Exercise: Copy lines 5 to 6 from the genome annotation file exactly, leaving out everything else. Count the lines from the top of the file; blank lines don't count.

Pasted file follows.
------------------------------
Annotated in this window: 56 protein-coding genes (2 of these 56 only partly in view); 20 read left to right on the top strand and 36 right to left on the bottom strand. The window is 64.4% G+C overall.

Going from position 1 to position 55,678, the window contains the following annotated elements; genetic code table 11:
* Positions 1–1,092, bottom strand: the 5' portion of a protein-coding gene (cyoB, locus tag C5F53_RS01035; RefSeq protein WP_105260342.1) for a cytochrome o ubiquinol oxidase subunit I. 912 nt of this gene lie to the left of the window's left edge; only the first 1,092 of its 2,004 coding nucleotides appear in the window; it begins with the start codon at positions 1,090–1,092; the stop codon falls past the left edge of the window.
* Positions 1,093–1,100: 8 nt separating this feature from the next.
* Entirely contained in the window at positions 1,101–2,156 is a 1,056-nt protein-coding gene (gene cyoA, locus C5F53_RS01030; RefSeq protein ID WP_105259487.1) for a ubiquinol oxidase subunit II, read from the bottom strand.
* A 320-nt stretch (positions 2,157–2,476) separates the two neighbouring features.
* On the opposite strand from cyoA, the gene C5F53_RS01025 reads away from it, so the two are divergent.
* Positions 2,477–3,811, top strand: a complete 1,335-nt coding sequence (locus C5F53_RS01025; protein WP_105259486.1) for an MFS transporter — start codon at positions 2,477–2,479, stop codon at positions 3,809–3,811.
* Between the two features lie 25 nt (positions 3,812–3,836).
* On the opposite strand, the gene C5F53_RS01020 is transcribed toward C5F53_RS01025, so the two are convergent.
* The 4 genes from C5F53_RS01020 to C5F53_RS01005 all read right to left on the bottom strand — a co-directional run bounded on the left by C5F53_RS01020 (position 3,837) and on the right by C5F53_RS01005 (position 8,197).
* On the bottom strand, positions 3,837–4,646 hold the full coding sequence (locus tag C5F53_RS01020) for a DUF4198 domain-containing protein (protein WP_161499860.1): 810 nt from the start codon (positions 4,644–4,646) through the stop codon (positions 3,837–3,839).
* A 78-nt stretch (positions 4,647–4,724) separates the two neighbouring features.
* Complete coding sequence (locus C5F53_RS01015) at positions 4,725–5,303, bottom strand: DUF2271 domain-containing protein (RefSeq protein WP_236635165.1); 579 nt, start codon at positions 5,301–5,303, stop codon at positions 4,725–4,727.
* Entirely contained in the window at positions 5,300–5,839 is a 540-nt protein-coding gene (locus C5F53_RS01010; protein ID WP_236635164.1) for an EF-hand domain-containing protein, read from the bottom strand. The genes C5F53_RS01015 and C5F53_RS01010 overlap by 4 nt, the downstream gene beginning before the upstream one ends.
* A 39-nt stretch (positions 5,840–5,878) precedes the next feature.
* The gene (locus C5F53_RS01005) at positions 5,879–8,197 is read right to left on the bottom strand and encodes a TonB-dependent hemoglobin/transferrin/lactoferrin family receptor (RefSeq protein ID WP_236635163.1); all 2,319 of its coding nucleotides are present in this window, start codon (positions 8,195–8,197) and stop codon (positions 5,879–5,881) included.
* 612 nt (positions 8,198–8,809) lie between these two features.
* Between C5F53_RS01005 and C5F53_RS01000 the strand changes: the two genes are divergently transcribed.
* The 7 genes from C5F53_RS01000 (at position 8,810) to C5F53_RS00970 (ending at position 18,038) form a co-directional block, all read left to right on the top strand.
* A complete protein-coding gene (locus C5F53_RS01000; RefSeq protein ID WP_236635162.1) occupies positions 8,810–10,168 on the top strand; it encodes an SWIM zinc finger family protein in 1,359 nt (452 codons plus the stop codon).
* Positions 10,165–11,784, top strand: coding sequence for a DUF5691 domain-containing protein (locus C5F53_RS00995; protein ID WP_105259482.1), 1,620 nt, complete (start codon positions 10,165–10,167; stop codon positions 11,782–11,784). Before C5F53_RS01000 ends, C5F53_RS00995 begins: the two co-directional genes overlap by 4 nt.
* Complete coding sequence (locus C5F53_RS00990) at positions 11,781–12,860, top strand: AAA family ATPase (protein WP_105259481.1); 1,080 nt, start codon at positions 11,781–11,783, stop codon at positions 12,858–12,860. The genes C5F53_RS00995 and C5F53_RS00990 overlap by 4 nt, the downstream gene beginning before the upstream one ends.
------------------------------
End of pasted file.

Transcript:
* Entirely contained in the window at positions 1,101–2,156 is a 1,056-nt protein-coding gene (gene cyoA, locus C5F53_RS01030; RefSeq protein ID WP_105259487.1) for a ubiquinol oxidase subunit II, read from the bottom strand.
* A 320-nt stretch (positions 2,157–2,476) separates the two neighbouring features.